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Kuma's LP Surgery and Recovery
  • littlebearlittlebear
    Posts: 144
    Post edited by littlebear at 2013-07-06 11:18:00
  • littlebearlittlebear
    Posts: 144
  • littlebearlittlebear
    Posts: 144
    Yesterday on the 4th we hit week 4. I have added two pen panels to the office set up with an additional bed in the area. At home we still have the same set up. If Kuma is not in his area he is leashed to me with much control.
    I talked to our vet today. We discussed short 10 minute leash walks after 6 to 8 weeks. Erring on the side of caution and how active he can be it was decided to talk again at 8 weeks before any leash walking started. Water therapy was discussed as a possibility after 6 to 8 weeks, but my vet is concerned, knowing how reserved Kuma is, that we might have problems and Kuma is not fond of water. We are going to look into all possibilities concerning how, when and where this could be possible.
  • shibamistressshibamistress
    Posts: 5171
  • Kobe1468Kobe1468
    Posts: 1590
  • kumaDUDEkumaDUDE
    Posts: 1259
    Thank you for this, I am glad everything went smoothly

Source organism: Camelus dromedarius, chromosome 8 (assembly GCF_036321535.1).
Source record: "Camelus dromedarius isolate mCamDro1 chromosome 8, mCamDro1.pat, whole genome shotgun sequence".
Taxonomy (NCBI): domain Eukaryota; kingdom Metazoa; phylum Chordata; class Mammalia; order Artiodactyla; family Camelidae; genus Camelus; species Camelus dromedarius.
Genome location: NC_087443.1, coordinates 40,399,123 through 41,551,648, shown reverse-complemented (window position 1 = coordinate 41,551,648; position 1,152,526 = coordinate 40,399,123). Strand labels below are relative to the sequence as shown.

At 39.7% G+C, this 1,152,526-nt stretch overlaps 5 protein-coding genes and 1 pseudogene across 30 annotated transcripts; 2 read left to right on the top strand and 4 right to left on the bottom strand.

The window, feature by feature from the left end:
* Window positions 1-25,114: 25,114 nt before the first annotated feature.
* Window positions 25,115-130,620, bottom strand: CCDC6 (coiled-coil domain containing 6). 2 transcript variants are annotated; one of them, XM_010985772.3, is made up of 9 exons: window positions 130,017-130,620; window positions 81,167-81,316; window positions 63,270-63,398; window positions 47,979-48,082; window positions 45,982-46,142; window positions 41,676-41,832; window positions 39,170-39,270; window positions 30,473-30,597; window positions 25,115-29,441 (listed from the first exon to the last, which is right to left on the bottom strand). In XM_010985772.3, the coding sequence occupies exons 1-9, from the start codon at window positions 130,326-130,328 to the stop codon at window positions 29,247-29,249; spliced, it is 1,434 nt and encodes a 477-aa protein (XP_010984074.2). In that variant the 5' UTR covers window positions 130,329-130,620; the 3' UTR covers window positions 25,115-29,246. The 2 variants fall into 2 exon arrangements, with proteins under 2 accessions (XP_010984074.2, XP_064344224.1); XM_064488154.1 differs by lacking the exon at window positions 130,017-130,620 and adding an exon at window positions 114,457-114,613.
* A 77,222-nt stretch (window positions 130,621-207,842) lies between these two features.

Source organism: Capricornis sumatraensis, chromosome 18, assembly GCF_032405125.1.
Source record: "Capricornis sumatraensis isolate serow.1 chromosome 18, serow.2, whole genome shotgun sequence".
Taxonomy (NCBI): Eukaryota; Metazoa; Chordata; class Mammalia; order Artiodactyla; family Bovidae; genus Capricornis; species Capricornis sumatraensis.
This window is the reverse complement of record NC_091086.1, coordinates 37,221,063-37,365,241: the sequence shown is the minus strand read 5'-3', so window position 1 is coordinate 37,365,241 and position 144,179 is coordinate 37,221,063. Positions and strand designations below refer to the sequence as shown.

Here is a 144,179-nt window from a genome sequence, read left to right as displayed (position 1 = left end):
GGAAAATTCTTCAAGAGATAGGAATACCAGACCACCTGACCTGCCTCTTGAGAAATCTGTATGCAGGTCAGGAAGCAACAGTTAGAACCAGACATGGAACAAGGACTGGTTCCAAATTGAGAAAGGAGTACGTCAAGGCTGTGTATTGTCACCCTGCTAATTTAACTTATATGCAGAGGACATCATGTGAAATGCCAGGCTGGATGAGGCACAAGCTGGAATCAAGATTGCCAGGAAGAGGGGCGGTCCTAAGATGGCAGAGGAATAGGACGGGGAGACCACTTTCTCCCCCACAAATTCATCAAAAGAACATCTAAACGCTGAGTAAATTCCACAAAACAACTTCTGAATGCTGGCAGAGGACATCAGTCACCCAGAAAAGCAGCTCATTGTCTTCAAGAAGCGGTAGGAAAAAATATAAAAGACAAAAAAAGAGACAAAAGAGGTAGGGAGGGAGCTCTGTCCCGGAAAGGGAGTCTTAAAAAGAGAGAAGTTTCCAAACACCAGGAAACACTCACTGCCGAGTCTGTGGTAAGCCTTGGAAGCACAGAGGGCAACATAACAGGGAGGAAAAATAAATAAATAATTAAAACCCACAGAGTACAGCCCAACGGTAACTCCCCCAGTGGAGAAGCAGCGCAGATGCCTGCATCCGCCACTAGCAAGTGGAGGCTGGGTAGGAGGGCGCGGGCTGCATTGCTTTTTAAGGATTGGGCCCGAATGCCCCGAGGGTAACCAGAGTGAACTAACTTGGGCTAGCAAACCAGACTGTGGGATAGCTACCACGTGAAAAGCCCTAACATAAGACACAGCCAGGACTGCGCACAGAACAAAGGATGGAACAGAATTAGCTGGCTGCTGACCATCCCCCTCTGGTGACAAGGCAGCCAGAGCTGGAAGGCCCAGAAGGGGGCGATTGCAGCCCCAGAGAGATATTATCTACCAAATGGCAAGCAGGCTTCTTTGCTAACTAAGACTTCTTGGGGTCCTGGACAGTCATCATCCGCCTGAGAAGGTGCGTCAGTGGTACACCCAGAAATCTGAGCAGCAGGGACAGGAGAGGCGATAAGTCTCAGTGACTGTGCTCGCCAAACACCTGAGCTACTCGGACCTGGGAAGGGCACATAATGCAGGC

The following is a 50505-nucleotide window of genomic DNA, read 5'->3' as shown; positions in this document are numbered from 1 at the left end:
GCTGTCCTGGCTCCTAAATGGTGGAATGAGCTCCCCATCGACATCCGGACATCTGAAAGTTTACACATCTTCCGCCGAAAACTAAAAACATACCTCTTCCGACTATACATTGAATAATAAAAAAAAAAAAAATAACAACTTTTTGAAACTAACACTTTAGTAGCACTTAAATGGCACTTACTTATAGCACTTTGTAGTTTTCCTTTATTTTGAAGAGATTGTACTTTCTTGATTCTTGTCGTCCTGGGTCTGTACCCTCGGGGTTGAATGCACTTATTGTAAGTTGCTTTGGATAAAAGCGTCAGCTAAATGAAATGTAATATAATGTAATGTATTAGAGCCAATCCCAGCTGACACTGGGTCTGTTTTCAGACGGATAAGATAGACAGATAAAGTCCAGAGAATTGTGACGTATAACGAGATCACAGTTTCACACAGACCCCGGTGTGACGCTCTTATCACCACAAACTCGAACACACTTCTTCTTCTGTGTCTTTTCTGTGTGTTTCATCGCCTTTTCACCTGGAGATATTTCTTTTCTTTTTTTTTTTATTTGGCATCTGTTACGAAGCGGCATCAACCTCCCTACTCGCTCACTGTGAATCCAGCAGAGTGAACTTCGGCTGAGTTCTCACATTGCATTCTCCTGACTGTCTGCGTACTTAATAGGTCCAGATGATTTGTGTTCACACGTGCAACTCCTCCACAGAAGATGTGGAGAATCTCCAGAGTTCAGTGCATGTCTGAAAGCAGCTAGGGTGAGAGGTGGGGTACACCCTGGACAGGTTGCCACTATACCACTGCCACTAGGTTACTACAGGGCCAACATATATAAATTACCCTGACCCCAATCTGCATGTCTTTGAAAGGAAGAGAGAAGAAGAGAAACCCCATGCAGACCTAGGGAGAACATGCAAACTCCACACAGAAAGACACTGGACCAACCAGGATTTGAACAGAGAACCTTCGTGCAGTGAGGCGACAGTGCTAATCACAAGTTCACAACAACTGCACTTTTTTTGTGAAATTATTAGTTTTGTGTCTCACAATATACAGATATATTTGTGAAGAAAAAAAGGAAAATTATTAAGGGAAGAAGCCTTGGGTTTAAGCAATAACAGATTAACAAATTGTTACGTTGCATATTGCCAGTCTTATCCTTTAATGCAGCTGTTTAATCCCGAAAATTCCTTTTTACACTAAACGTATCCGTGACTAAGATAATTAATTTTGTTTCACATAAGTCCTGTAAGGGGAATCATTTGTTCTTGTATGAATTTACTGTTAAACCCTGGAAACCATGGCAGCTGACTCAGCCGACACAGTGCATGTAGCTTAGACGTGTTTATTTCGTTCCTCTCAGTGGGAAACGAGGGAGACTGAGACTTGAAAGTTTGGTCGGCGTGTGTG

• curlytailscurlytails
    Posts: 2779
  • littlebearlittlebear
    Posts: 144
    Thanks everyone!
    @shibamistress I have read your thread on Bel several times and it was a big help to me. We have already looked into an outdoor run (eventually) for Kuma or partitioning an area for him, we have a big backyard so I know I will cringe when he first starts going out on his own. (which won't be anytime soon) He is hard to control on leash in the backyard, if he sees someone walking their dog I have to quickly pick him up. We also back up to a golf course, so there is a lot of activity there too. I am being extremely cautious and each week happy to have another week under our belt without a major setback. I hope to keep it that way, just taking one day at a time. You are right, it is stressful, watching him constantly or being tethered to him. I worry about his mental also, he is so used to being active. But it will all be worth it once he can run and play!